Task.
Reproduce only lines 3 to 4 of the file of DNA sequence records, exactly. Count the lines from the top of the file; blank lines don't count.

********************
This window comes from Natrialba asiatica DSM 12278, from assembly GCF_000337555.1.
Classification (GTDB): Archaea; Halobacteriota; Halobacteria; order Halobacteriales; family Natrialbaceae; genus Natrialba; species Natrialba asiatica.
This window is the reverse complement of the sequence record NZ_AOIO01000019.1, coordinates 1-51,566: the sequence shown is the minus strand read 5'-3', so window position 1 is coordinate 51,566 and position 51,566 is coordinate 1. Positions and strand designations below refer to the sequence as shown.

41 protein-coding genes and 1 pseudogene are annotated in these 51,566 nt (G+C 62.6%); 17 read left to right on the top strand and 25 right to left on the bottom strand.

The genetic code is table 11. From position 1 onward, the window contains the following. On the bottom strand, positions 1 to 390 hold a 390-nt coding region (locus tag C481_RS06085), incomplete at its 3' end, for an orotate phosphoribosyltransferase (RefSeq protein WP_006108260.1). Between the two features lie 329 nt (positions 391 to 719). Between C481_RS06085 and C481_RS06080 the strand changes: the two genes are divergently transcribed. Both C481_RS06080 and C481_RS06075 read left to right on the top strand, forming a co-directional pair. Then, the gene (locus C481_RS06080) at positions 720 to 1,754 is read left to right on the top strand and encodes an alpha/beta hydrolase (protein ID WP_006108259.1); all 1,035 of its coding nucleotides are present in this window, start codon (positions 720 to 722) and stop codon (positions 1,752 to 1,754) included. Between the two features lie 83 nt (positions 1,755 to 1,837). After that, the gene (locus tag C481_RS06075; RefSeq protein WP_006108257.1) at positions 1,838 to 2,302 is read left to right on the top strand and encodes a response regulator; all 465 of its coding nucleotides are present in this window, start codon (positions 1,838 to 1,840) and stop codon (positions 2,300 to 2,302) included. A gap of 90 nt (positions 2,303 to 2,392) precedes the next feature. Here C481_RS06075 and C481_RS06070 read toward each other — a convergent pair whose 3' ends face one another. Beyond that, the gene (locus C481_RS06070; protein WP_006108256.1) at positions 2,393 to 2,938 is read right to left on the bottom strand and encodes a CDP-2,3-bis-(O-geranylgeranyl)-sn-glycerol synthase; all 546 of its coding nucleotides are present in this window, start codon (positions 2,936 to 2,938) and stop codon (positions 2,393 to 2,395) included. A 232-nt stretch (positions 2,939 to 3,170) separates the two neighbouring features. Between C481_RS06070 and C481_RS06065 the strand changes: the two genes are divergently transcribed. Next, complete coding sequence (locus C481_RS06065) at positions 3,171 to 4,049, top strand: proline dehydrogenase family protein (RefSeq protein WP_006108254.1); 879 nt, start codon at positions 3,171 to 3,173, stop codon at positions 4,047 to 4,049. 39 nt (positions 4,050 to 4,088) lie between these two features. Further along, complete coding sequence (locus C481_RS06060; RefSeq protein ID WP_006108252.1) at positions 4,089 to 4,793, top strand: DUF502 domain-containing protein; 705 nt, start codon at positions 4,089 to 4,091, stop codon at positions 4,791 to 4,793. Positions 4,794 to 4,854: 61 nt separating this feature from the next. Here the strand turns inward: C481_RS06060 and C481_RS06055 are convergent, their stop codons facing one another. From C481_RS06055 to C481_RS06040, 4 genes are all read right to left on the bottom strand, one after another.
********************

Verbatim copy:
This window is the reverse complement of the sequence record NZ_AOIO01000019.1, coordinates 1-51,566: the sequence shown is the minus strand read 5'-3', so window position 1 is coordinate 51,566 and position 51,566 is coordinate 1. Positions and strand designations below refer to the sequence as shown.

41 protein-coding genes and 1 pseudogene are annotated in these 51,566 nt (G+C 62.6%); 17 read left to right on the top strand and 25 right to left on the bottom strand.